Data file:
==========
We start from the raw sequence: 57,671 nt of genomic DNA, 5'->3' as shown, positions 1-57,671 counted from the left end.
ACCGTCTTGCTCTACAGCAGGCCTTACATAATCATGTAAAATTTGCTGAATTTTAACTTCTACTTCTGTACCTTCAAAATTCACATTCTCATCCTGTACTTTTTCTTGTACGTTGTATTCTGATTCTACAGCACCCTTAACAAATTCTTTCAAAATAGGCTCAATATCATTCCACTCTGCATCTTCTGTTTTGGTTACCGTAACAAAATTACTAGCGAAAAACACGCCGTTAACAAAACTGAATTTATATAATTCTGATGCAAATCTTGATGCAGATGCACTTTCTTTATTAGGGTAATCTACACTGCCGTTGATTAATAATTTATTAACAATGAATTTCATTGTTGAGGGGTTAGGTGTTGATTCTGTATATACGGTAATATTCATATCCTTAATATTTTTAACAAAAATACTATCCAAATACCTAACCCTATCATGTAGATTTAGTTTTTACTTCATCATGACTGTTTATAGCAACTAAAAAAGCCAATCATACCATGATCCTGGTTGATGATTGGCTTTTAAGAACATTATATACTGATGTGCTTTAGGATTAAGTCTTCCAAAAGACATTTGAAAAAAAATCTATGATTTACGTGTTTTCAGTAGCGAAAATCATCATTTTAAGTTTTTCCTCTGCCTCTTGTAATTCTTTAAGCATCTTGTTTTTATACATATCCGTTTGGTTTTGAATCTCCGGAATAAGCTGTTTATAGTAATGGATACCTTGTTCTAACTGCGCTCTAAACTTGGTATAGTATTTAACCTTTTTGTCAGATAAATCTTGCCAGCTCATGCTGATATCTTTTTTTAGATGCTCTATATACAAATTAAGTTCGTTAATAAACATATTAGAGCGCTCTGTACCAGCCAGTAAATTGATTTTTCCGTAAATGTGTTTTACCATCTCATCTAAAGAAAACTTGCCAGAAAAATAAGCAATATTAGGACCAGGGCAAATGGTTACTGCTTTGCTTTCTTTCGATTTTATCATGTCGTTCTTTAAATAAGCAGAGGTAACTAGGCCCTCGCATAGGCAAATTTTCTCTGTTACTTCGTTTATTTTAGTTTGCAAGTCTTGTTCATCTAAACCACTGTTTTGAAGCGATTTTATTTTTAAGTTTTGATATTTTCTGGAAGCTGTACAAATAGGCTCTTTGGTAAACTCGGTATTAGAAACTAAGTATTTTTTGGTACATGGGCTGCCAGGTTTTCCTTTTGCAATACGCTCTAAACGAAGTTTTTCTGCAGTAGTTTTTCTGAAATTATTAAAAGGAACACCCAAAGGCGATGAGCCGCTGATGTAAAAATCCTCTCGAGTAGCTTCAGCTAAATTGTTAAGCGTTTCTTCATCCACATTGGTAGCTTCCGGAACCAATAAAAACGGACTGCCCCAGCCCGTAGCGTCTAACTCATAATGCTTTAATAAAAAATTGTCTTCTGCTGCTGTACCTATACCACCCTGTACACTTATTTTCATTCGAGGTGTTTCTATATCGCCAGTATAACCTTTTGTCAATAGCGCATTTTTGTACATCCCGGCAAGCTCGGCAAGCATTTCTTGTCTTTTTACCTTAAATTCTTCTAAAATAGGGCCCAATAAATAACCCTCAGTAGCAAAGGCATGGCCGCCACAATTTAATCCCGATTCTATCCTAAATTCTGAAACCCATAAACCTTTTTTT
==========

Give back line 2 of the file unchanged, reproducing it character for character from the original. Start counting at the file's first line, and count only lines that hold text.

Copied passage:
ACCGTCTTGCTCTACAGCAGGCCTTACATAATCATGTAAAATTTGCTGAATTTTAACTTCTACTTCTGTACCTTCAAAATTCACATTCTCATCCTGTACTTTTTCTTGTACGTTGTATTCTGATTCTACAGCACCCTTAACAAATTCTTTCAAAATAGGCTCAATATCATTCCACTCTGCATCTTCTGTTTTGGTTACCGTAACAAAATTACTAGCGAAAAACACGCCGTTAACAAAACTGAATTTATATAATTCTGATGCAAATCTTGATGCAGATGCACTTTCTTTATTAGGGTAATCTACACTGCCGTTGATTAATAATTTATTAACAATGAATTTCATTGTTGAGGGGTTAGGTGTTGATTCTGTATATACGGTAATATTCATATCCTTAATATTTTTAACAAAAATACTATCCAAATACCTAACCCTATCATGTAGATTTAGTTTTTACTTCATCATGACTGTTTATAGCAACTAAAAAAGCCAATCATACCATGATCCTGGTTGATGATTGGCTTTTAAGAACATTATATACTGATGTGCTTTAGGATTAAGTCTTCCAAAAGACATTTGAAAAAAAATCTATGATTTACGTGTTTTCAGTAGCGAAAATCATCATTTTAAGTTTTTCCTCTGCCTCTTGTAATTCTTTAAGCATCTTGTTTTTATACATATCCGTTTGGTTTTGAATCTCCGGAATAAGCTGTTTATAGTAATGGATACCTTGTTCTAACTGCGCTCTAAACTTGGTATAGTATTTAACCTTTTTGTCAGATAAATCTTGCCAGCTCATGCTGATATCTTTTTTTAGATGCTCTATATACAAATTAAGTTCGTTAATAAACATATTAGAGCGCTCTGTACCAGCCAGTAAATTGATTTTTCCGTAAATGTGTTTTACCATCTCATCTAAAGAAAACTTGCCAGAAAAATAAGCAATATTAGGACCAGGGCAAATGGTTACTGCTTTGCTTTCTTTCGATTTTATCATGTCGTTCTTTAAATAAGCAGAGGTAACTAGGCCCTCGCATAGGCAAATTTTCTCTGTTACTTCGTTTATTTTAGTTTGCAAGTCTTGTTCATCTAAACCACTGTTTTGAAGCGATTTTATTTTTAAGTTTTGATATTTTCTGGAAGCTGTACAAATAGGCTCTTTGGTAAACTCGGTATTAGAAACTAAGTATTTTTTGGTACATGGGCTGCCAGGTTTTCCTTTTGCAATACGCTCTAAACGAAGTTTTTCTGCAGTAGTTTTTCTGAAATTATTAAAAGGAACACCCAAAGGCGATGAGCCGCTGATGTAAAAATCCTCTCGAGTAGCTTCAGCTAAATTGTTAAGCGTTTCTTCATCCACATTGGTAGCTTCCGGAACCAATAAAAACGGACTGCCCCAGCCCGTAGCGTCTAACTCATAATGCTTTAATAAAAAATTGTCTTCTGCTGCTGTACCTATACCACCCTGTACACTTATTTTCATTCGAGGTGTTTCTATATCGCCAGTATAACCTTTTGTCAATAGCGCATTTTTGTACATCCCGGCAAGCTCGGCAAGCATTTCTTGTCTTTTTACCTTAAATTCTTCTAAAATAGGGCCCAATAAATAACCCTCAGTAGCAAAGGCATGGCCGCCACAATTTAATCCCGATTCTATCCTAAATTCTGAAACCCATAAACCTTTTTTT